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Library Day in the Life Round 7 - Day 1

I learned some things today.

#1: I tend to forget that I'm allowed to not love things.

I've always been a hardworking, willing-to-pitch-in-wherever-I'm-needed type of person, so it's nearly impossible for me to admit that I don't want to do something. But the truth of the matter is, there are parts of librarianship that I do not want to make the center of my career.

For example, I love helping kids whenever they cross my path, but I knew early on that I don't love them enough to pursue a career in youth services. Rather than working with just kids, I prefer the variety of helping all ages at the reference desk.

This is something I've been able to admit I don't love, but there are plenty of examples of things I haven't simply because I haven't stopped to realize that I don't really love them enough.

#2: I still care far too much about what other people think.

I spent today preparing for an interview I didn't want to go to, but everyone kept telling me that in my current situation I really can't turn down any job offer that comes my way. I also really liked the director that I was going to be interviewing with and thought that she would think less of me if I didn't go through with the interview for this position.

The thing was, I was going nuts preparing for this interview. I came up with any and every excuse I could  to avoid thinking about it. At the last moment I pulled together the assignment I was supposed to bring to the interview, but on the way there I realized an obvious point that I had completely forgotten about. Suddenly I did not want to go to this interview. I didn't want to fix the thing I'd forgotten today because I knew that I didn't want to be responsible for those details on a day-to-day basis.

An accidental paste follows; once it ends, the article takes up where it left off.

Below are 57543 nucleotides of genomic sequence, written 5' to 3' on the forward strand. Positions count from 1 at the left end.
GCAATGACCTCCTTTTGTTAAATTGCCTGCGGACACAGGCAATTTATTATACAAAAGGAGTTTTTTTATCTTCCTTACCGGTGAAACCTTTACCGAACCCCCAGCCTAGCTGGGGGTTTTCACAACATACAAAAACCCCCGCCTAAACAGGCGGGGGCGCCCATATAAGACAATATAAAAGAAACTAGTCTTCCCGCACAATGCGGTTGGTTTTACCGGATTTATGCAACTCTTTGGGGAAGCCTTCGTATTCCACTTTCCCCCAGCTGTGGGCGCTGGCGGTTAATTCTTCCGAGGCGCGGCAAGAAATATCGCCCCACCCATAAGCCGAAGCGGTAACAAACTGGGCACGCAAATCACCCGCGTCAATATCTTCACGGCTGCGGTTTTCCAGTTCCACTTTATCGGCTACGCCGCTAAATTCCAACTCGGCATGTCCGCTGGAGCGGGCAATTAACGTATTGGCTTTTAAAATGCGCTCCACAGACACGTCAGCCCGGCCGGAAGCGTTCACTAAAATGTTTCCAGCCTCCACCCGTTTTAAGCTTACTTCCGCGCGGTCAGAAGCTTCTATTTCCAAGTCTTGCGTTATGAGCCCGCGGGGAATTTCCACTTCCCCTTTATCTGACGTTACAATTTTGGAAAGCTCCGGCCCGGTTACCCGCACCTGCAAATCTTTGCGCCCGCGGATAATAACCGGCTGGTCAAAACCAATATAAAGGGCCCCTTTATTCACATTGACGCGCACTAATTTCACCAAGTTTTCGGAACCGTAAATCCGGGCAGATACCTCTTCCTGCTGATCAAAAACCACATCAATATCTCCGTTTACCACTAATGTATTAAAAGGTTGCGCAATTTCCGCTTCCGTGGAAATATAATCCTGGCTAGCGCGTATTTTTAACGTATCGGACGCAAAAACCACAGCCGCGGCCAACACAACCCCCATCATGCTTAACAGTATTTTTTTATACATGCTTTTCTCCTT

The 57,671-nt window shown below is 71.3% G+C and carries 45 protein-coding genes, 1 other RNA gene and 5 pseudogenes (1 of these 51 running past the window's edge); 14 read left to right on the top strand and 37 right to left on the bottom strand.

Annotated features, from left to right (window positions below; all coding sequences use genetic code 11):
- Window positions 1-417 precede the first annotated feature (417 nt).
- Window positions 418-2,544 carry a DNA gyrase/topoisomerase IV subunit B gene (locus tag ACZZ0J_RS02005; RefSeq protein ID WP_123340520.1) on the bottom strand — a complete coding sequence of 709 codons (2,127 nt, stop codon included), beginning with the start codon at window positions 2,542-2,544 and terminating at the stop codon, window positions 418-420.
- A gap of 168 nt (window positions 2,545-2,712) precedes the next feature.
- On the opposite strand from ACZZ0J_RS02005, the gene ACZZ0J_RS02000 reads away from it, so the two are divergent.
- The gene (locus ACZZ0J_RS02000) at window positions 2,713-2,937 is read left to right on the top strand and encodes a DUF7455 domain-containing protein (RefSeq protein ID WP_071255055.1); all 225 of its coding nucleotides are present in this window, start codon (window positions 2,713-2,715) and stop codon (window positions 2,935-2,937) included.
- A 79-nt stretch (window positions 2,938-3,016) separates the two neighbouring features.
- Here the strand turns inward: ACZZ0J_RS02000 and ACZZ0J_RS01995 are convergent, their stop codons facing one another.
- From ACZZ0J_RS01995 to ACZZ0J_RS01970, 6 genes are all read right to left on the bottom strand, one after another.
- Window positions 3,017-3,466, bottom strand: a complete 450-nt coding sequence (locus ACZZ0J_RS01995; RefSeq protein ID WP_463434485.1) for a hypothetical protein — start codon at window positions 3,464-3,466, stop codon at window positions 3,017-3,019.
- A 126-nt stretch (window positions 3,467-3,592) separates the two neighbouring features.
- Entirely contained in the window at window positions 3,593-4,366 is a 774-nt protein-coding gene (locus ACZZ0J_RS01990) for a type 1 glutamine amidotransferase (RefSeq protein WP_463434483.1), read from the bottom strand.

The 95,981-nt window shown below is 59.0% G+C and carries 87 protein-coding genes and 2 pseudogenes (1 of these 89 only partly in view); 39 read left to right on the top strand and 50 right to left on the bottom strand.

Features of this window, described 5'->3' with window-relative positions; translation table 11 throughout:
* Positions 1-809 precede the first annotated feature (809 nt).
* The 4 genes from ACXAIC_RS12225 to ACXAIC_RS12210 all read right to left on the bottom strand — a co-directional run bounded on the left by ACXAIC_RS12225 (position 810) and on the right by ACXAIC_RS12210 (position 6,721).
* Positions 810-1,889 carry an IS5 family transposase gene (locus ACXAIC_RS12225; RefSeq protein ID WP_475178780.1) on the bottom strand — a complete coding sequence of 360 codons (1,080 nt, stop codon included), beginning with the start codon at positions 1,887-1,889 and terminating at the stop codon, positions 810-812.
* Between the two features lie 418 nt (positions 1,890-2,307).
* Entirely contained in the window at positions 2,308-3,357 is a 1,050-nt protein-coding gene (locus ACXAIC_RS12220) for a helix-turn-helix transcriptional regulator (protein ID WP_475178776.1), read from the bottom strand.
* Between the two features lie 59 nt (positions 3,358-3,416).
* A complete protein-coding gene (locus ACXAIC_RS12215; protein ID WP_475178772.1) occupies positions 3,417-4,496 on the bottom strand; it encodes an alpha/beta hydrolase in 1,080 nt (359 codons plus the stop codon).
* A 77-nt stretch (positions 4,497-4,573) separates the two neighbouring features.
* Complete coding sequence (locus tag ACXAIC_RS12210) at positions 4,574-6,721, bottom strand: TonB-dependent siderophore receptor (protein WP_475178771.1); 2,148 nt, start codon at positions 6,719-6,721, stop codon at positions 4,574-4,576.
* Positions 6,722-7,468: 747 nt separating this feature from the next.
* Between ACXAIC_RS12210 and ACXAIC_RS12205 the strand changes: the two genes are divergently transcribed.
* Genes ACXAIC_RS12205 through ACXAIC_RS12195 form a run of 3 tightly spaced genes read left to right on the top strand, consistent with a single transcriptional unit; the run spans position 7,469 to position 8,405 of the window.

But I couldn't cancel at this point. That would make me look even worse to this director I wanted to impress. What kind of crazy person cancels an interview at the last minute? This crazy person, that's who. Because I'd waited so long to listen to myself over everyone else, I did what I'd wanted to do all along at the least helpful time for everyone involved.

#3: I don't love programming.

Even though it became a big part of my last job, that was because no one else wanted to do anything for teens at our library and I thought that was a terrible denial of service to an important segment of our population. So I learned that I can do programming and I'm not terrible at it.

But to be perfectly honest, every month when I had to nail down the schedule for my programs for the next month, the stress I felt nearly caused a panic attack. For what ever reasons programming is a challenge my brain is not wired to love.

So I don't want to work in youth services and I don't want focus on programming, but I don't mind a little work in either of those categories and really there are plenty of things I would be happy to focus on.

Teaching, for example, is an area where I had only slightly more background than programming when I started doing it at my last job, yet I loved the challenge of creating classes that not only got across useful information, but were fun too. It seemed like people learned more when they were having fun and I loved seeing that light bulb turn on when a student suddenly got it. That was when I remembered why I signed up to teach so many computer classes, even though I didn't have to.
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